A pleasant surprise fell on our doormat today, unexpectedly. “The Book of Euclid” (Cinnamon Press) arrived with five of my poems in it. These poems helped me win the Cinnamon poetry prize, which will be my first collection. I sent the draft manuscript to Cinnamon last week, with the working title “Out of Breath” and, all being well, it will appear in 2014.

Meanwhile, the news on Antiphon is that our next issue will be a special one designed to support Sheffield’s 2013 Poetry Festival. It will appear in the middle of May, and contain poems from the poets reading at the festival. We’re very excited by this, as it should mean our biggest and best issue yet, and the festival looks likely to be a good event too (June 1 to 8th in Sheffield, UK).

It’s that time of year again: Sheffield’s Literary Festival, Off the Shelf. 

It’s a busy time for me. Yesterday I read at John Clare’s cottage in Helpston (it turns out I won second prize). The poems are here: http://www.clarecottage.org/poetryprize.htm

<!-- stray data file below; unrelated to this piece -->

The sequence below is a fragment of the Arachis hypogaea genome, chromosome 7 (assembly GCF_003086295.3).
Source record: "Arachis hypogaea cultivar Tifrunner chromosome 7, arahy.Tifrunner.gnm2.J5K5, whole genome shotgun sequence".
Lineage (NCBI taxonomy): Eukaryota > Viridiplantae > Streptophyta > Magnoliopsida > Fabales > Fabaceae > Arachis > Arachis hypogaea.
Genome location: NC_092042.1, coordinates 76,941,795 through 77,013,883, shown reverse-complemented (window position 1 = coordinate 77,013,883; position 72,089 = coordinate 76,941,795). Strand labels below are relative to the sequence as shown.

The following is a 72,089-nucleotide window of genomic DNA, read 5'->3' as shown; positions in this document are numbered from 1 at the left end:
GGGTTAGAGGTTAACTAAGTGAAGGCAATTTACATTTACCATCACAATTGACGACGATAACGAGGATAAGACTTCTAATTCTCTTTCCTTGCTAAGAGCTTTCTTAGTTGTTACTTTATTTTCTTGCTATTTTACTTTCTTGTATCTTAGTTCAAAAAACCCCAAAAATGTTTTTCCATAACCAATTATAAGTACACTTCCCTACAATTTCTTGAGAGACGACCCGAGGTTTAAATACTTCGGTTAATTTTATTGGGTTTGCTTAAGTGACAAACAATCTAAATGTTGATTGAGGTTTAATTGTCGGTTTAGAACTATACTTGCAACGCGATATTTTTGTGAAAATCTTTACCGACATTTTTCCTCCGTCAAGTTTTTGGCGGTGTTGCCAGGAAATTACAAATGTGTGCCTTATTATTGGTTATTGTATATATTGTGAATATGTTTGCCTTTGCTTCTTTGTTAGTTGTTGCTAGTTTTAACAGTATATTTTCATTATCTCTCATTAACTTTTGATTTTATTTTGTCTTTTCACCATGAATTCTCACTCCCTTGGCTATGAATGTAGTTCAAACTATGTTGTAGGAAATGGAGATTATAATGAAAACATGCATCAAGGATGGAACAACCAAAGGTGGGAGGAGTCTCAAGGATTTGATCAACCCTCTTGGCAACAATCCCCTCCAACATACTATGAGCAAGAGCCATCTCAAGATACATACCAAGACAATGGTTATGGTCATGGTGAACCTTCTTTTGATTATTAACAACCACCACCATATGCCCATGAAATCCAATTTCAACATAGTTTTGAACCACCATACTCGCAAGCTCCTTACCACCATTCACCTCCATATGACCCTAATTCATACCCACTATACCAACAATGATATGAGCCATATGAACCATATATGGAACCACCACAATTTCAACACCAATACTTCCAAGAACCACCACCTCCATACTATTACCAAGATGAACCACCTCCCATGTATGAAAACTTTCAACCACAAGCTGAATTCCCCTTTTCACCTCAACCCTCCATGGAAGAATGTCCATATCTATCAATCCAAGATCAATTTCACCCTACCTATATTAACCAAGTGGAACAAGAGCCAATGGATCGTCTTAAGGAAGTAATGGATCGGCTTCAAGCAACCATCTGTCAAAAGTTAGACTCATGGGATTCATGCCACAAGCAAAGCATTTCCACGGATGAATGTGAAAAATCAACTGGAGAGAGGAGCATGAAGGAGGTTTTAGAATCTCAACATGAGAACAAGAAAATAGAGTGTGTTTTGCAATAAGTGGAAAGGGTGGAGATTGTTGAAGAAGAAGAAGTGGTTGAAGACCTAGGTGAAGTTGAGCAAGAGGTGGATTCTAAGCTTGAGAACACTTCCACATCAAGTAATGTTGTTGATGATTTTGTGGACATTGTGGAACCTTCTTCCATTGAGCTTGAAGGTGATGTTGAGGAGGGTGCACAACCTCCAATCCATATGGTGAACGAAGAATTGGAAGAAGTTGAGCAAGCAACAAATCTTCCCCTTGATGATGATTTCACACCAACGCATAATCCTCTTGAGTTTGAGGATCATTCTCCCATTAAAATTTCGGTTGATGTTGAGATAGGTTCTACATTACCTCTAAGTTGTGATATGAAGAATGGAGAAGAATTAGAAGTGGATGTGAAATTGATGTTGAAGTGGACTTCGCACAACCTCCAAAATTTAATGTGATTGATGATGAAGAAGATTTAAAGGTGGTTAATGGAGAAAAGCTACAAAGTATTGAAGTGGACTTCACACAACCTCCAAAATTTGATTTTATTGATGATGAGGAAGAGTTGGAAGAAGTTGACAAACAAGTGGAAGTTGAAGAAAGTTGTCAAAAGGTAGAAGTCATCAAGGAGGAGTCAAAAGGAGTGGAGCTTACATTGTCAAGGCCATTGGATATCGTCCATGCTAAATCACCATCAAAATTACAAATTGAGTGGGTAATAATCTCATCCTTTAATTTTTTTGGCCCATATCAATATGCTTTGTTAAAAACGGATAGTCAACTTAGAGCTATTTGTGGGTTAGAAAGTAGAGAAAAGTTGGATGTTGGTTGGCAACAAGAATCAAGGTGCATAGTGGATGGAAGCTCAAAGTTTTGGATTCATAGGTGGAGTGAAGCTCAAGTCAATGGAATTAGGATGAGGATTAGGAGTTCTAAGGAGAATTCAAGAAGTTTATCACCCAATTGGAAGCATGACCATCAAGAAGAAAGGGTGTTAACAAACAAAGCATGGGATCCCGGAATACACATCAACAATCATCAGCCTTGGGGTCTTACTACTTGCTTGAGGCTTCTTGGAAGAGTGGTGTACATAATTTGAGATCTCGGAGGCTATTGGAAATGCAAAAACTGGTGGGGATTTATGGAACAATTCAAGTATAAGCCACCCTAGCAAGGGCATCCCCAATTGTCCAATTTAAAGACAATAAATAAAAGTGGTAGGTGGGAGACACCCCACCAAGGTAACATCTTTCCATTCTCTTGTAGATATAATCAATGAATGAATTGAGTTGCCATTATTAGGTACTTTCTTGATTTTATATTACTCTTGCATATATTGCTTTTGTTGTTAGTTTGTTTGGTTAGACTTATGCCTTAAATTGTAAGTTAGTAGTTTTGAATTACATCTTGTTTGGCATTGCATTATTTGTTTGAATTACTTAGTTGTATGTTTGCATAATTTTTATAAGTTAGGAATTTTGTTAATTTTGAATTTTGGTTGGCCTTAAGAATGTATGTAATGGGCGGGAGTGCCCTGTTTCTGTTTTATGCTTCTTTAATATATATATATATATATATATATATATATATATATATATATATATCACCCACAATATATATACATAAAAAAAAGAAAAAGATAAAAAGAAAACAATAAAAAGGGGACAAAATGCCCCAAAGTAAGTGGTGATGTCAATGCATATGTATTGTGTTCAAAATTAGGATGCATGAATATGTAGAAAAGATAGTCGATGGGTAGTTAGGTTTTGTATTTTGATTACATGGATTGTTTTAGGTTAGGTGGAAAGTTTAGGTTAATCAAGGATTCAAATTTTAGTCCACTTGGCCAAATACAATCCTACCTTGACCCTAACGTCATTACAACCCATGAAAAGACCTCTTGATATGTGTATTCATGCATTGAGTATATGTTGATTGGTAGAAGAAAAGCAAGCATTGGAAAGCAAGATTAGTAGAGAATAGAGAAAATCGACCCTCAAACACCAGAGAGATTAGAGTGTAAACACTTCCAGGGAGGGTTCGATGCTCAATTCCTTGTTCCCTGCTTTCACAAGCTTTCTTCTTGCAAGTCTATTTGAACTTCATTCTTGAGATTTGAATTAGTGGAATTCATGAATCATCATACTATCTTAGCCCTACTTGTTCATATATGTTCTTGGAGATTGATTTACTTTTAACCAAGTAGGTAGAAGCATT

Tomorrow (Monday) I’m in an Off the Shelf debate on the Future of the Book. (Sheffield’s Quaker Meeting House, St James St, Mon, 10th Oct, 7.30. Freed admission.)

Weds: we’re running the usual (free, open invitation) poetry workshop at Bank St Arts Centre (12.00 to 3.00, Bank St, Sheffield). If you want to take part, bring copies of a poem to workshop, and we’ll have a discussion of Sean O-Brien’s November, too.
(Also that evening Rachel Genn launches her novel The Cure at Blackwells – should be a pleasant event).

Thursday I’ll be reading on the Speakers Steps at the House of Commons, again for the John Clare competition  – a strange prize, but an exciting one. Around 11.30, I believe, if you’re in the vicinity.